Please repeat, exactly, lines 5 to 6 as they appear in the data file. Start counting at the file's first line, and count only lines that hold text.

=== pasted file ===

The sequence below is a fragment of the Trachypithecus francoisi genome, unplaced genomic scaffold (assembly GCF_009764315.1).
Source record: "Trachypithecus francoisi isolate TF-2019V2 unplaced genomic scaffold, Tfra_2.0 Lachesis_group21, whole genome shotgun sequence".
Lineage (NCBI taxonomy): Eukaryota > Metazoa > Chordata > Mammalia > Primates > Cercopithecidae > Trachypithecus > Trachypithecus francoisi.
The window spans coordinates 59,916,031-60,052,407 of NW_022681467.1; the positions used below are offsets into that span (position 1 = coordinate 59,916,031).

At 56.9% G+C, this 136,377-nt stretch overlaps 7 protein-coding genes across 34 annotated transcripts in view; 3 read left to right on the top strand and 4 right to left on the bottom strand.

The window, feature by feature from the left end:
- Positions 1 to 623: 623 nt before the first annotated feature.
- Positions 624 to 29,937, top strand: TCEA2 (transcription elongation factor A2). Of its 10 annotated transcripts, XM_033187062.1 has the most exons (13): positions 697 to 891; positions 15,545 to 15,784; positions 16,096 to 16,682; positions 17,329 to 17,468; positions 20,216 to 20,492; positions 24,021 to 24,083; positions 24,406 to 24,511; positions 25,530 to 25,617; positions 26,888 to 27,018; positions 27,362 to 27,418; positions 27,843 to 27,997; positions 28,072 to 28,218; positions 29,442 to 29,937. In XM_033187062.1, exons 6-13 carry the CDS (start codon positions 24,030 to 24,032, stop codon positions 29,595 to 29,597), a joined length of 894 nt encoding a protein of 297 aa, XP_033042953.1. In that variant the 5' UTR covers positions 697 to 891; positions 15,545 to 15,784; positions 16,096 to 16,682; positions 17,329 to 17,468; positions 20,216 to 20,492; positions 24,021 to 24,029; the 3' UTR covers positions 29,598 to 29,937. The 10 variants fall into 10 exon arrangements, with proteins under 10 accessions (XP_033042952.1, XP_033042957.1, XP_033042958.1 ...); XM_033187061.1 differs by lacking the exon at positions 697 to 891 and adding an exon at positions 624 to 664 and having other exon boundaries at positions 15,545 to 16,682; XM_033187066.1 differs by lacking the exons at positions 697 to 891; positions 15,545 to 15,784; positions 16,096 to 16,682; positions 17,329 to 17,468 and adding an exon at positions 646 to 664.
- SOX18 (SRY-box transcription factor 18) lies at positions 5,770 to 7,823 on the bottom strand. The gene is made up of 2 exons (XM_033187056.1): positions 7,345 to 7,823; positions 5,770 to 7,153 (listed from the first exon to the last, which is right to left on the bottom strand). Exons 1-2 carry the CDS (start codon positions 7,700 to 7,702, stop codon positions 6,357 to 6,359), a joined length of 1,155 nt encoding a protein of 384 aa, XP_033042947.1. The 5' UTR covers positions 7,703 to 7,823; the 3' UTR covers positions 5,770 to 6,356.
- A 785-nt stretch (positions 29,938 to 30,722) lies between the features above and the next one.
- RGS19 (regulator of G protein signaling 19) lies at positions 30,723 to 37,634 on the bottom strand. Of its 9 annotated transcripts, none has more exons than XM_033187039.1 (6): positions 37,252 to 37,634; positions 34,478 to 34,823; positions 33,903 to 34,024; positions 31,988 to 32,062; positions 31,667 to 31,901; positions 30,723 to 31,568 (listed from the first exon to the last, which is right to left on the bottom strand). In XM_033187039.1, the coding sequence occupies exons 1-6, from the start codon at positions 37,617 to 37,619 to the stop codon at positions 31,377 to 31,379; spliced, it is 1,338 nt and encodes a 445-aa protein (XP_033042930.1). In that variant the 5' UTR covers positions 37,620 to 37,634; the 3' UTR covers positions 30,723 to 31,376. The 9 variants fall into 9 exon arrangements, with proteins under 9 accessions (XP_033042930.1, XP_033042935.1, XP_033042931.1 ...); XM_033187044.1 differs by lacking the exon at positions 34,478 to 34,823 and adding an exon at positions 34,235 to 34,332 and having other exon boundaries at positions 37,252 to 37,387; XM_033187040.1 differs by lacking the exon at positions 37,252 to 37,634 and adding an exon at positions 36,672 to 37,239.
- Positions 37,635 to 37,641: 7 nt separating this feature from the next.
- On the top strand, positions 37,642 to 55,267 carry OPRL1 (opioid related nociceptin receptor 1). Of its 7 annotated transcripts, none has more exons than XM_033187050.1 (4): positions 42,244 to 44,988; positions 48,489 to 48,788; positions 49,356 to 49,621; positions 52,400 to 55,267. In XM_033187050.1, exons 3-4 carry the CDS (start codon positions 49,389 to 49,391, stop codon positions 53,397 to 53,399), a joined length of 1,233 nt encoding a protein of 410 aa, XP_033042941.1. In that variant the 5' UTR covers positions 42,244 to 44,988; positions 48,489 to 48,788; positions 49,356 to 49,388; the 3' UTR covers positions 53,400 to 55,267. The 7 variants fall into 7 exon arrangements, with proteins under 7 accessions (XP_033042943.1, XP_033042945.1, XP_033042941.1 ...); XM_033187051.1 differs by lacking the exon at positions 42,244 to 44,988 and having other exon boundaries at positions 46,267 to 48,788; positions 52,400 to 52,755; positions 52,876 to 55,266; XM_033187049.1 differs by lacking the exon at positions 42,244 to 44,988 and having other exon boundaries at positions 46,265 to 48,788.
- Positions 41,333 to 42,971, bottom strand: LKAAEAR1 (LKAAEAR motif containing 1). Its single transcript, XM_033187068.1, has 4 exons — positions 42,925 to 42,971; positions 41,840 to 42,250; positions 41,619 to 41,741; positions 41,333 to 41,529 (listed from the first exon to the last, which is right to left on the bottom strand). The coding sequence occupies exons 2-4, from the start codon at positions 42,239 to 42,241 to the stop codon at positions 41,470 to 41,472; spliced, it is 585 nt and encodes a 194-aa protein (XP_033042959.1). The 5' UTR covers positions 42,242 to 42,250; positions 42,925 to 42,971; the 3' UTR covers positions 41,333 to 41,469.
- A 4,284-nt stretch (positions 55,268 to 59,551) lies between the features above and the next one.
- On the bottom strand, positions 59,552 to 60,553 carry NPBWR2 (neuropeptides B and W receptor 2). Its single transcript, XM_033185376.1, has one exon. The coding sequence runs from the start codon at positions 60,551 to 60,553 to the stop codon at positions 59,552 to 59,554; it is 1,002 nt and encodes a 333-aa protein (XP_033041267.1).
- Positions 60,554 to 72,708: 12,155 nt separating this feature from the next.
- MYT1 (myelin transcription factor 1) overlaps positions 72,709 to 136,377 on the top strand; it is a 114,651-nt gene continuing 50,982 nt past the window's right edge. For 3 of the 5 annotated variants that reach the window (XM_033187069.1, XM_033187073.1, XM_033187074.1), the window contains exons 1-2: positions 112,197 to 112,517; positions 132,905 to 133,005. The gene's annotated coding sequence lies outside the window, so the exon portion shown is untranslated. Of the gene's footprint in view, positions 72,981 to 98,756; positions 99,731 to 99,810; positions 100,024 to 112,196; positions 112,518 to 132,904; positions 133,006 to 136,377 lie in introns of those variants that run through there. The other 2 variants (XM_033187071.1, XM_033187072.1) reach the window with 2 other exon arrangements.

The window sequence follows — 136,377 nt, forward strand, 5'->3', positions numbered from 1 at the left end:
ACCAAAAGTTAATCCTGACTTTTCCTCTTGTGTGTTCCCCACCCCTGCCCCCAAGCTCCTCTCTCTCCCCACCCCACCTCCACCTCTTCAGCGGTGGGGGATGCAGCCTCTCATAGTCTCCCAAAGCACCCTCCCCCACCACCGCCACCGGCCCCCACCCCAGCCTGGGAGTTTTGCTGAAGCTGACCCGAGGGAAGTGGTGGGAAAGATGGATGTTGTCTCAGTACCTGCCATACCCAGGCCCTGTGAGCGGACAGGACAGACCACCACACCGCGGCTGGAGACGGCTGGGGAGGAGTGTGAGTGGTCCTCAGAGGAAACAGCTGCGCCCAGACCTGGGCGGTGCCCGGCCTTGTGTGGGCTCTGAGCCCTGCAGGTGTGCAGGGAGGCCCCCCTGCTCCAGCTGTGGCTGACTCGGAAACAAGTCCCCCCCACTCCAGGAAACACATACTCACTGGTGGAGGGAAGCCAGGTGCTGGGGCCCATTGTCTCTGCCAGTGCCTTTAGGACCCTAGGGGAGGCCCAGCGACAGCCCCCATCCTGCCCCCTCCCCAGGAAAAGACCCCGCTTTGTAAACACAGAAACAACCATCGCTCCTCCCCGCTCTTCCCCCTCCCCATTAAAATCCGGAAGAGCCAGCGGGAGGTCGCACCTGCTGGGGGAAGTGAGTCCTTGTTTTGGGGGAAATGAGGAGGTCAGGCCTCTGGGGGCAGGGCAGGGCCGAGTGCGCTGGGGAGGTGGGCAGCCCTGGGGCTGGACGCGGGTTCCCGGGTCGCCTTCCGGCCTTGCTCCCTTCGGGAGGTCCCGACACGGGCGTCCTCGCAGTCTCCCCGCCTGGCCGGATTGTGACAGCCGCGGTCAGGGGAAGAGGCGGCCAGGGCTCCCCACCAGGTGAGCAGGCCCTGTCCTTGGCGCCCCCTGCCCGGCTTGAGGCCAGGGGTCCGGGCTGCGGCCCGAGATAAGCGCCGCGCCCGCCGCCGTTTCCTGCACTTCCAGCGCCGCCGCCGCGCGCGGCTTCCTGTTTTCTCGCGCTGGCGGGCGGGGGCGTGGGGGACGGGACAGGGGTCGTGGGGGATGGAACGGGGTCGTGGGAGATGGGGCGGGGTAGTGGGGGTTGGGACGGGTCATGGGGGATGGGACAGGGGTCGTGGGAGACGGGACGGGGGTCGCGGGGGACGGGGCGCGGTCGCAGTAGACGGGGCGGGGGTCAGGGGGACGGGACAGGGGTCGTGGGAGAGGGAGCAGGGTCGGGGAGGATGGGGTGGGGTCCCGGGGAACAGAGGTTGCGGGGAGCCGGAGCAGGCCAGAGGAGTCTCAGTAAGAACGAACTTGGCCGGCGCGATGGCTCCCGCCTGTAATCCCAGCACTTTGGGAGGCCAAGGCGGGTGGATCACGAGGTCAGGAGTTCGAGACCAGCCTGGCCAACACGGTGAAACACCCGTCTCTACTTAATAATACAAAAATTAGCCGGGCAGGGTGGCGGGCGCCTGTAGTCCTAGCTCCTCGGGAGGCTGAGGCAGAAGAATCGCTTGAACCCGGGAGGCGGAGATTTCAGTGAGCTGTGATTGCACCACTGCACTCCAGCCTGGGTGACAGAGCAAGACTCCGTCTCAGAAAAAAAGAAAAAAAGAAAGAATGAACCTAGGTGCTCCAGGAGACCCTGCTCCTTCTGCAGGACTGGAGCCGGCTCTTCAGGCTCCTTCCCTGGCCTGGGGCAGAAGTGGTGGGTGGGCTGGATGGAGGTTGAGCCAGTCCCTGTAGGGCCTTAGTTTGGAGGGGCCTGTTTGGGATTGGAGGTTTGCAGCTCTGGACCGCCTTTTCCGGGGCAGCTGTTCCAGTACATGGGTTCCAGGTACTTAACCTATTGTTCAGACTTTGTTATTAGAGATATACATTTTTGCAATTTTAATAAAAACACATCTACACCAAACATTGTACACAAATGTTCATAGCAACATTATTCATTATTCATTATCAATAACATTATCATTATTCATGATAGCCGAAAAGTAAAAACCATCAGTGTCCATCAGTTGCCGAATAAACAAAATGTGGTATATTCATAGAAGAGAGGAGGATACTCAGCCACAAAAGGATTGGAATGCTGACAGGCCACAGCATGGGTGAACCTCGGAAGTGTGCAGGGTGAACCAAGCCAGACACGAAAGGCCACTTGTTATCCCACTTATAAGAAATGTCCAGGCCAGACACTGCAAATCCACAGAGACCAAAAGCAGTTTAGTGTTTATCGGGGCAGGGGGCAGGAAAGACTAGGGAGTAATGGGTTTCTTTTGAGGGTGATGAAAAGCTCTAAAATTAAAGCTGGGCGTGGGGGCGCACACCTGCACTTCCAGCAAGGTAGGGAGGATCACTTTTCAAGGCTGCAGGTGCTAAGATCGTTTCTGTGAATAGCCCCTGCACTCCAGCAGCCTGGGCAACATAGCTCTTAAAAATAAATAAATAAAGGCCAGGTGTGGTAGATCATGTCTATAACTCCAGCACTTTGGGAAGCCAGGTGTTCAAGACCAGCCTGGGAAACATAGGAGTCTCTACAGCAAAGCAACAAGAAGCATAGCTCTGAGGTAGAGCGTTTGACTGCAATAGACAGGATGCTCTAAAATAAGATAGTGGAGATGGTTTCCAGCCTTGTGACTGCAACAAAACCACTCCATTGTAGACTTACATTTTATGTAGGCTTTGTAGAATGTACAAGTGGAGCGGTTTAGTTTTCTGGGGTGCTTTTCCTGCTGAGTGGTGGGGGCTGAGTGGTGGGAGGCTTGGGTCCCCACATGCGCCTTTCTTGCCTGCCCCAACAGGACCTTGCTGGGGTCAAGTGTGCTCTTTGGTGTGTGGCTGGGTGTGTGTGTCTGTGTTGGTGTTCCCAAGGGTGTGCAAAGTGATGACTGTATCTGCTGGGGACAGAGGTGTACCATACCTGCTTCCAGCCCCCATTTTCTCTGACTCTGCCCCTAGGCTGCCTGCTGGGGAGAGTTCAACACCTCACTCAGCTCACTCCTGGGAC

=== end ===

At 56.9% G+C, this 136,377-nt stretch overlaps 7 protein-coding genes across 34 annotated transcripts in view; 3 read left to right on the top strand and 4 right to left on the bottom strand.

The window, feature by feature from the left end: